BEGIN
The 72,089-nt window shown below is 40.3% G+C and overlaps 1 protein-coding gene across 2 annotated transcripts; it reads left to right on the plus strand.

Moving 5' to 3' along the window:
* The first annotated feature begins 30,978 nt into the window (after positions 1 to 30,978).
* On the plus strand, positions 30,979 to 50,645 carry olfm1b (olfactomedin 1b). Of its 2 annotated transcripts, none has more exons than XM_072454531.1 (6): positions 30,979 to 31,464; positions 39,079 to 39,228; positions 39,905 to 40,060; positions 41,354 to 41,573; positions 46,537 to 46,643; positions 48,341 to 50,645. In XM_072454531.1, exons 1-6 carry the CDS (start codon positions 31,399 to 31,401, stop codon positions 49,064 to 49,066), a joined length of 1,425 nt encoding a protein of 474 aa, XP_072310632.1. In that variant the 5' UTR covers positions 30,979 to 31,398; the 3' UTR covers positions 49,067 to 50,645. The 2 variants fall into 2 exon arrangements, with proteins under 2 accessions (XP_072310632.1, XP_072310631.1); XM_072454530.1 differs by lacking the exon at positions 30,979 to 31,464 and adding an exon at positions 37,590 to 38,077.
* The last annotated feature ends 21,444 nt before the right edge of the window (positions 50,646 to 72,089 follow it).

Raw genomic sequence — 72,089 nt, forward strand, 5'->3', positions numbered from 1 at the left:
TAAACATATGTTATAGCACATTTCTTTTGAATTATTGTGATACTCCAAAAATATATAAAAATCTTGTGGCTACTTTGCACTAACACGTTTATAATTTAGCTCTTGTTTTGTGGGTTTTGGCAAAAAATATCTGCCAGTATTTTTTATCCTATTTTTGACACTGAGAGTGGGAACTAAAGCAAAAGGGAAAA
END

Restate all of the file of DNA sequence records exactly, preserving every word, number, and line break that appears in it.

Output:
The 72,089-nt window shown below is 40.3% G+C and overlaps 1 protein-coding gene across 2 annotated transcripts; it reads left to right on the plus strand.

Moving 5' to 3' along the window:
* The first annotated feature begins 30,978 nt into the window (after positions 1 to 30,978).
* On the plus strand, positions 30,979 to 50,645 carry olfm1b (olfactomedin 1b). Of its 2 annotated transcripts, none has more exons than XM_072454531.1 (6): positions 30,979 to 31,464; positions 39,079 to 39,228; positions 39,905 to 40,060; positions 41,354 to 41,573; positions 46,537 to 46,643; positions 48,341 to 50,645. In XM_072454531.1, exons 1-6 carry the CDS (start codon positions 31,399 to 31,401, stop codon positions 49,064 to 49,066), a joined length of 1,425 nt encoding a protein of 474 aa, XP_072310632.1. In that variant the 5' UTR covers positions 30,979 to 31,398; the 3' UTR covers positions 49,067 to 50,645. The 2 variants fall into 2 exon arrangements, with proteins under 2 accessions (XP_072310632.1, XP_072310631.1); XM_072454530.1 differs by lacking the exon at positions 30,979 to 31,464 and adding an exon at positions 37,590 to 38,077.
* The last annotated feature ends 21,444 nt before the right edge of the window (positions 50,646 to 72,089 follow it).

Raw genomic sequence — 72,089 nt, forward strand, 5'->3', positions numbered from 1 at the left:
TAAACATATGTTATAGCACATTTCTTTTGAATTATTGTGATACTCCAAAAATATATAAAAATCTTGTGGCTACTTTGCACTAACACGTTTATAATTTAGCTCTTGTTTTGTGGGTTTTGGCAAAAAATATCTGCCAGTATTTTTTATCCTATTTTTGACACTGAGAGTGGGAACTAAAGCAAAAGGGAAAA